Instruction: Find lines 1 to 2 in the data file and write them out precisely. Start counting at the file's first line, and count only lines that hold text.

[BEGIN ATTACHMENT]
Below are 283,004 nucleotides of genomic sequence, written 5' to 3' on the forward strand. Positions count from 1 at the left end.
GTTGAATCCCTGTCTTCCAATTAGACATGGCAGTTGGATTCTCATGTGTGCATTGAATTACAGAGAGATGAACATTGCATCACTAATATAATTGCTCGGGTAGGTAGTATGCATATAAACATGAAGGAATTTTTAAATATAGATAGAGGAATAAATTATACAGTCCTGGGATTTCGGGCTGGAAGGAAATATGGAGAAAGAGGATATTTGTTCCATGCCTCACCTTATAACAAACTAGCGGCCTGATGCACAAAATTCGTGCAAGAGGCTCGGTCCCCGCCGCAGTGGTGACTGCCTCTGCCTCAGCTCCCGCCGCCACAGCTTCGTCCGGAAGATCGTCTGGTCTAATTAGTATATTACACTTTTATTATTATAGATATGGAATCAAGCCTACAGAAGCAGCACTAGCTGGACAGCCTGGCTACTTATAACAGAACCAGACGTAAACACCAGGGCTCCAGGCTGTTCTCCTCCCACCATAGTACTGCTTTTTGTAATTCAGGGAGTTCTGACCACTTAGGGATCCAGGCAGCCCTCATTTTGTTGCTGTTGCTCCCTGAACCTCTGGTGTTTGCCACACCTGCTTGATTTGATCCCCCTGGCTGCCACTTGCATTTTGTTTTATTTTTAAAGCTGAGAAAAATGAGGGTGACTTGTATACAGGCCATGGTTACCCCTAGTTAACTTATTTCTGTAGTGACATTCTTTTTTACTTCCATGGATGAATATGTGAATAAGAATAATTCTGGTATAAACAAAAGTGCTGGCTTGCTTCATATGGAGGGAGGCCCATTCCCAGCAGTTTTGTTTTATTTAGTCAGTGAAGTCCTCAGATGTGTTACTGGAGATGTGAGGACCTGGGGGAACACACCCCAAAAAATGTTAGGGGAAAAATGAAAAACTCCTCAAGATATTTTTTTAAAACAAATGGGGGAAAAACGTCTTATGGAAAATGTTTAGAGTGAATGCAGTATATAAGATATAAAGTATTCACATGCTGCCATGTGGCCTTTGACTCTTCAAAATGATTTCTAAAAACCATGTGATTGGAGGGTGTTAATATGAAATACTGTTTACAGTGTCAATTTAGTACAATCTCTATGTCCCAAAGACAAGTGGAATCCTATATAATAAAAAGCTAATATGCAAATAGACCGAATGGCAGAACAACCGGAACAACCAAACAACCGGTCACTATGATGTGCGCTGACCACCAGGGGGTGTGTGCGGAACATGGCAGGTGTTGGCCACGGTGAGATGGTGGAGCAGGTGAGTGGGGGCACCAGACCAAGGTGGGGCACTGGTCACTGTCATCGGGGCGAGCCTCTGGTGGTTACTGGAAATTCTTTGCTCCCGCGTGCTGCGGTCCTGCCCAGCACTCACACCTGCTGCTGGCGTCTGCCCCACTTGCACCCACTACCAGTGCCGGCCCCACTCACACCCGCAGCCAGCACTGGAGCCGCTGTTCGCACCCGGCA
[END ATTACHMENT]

Below are 283,004 nucleotides of genomic sequence, written 5' to 3' on the forward strand. Positions count from 1 at the left end.
GTTGAATCCCTGTCTTCCAATTAGACATGGCAGTTGGATTCTCATGTGTGCATTGAATTACAGAGAGATGAACATTGCATCACTAATATAATTGCTCGGGTAGGTAGTATGCATATAAACATGAAGGAATTTTTAAATATAGATAGAGGAATAAATTATACAGTCCTGGGATTTCGGGCTGGAAGGAAATATGGAGAAAGAGGATATTTGTTCCATGCCTCACCTTATAACAAACTAGCGGCCTGATGCACAAAATTCGTGCAAGAGGCTCGGTCCCCGCCGCAGTGGTGACTGCCTCTGCCTCAGCTCCCGCCGCCACAGCTTCGTCCGGAAGATCGTCTGGTCTAATTAGTATATTACACTTTTATTATTATAGATATGGAATCAAGCCTACAGAAGCAGCACTAGCTGGACAGCCTGGCTACTTATAACAGAACCAGACGTAAACACCAGGGCTCCAGGCTGTTCTCCTCCCACCATAGTACTGCTTTTTGTAATTCAGGGAGTTCTGACCACTTAGGGATCCAGGCAGCCCTCATTTTGTTGCTGTTGCTCCCTGAACCTCTGGTGTTTGCCACACCTGCTTGATTTGATCCCCCTGGCTGCCACTTGCATTTTGTTTTATTTTTAAAGCTGAGAAAAATGAGGGTGACTTGTATACAGGCCATGGTTACCCCTAGTTAACTTATTTCTGTAGTGACATTCTTTTTTACTTCCATGGATGAATATGTGAATAAGAATAATTCTGGTATAAACAAAAGTGCTGGCTTGCTTCATATGGAGGGAGGCCCATTCCCAGCAGTTTTGTTTTATTTAGTCAGTGAAGTCCTCAGATGTGTTACTGGAGATGTGAGGACCTGGGGGAACACACCCCAAAAAATGTTAGGGGAAAAATGAAAAACTCCTCAAGATATTTTTTTAAAACAAATGGGGGAAAAACGTCTTATGGAAAATGTTTAGAGTGAATGCAGTATATAAGATATAAAGTATTCACATGCTGCCATGTGGCCTTTGACTCTTCAAAATGATTTCTAAAAACCATGTGATTGGAGGGTGTTAATATGAAATACTGTTTACAGTGTCAATTTAGTACAATCTCTATGTCCCAAAGACAAGTGGAATCCTATATAATAAAAAGCTAATATGCAAATAGACCGAATGGCAGAACAACCGGAACAACCAAACAACCGGTCACTATGATGTGCGCTGACCACCAGGGGGTGTGTGCGGAACATGGCAGGTGTTGGCCACGGTGAGATGGTGGAGCAGGTGAGTGGGGGCACCAGACCAAGGTGGGGCACTGGTCACTGTCATCGGGGCGAGCCTCTGGTGGTTACTGGAAATTCTTTGCTCCCGCGTGCTGCGGTCCTGCCCAGCACTCACACCTGCTGCTGGCGTCTGCCCCACTTGCACCCACTACCAGTGCCGGCCCCACTCACACCCGCAGCCAGCACTGGAGCCGCTGTTCGCACCCGGCA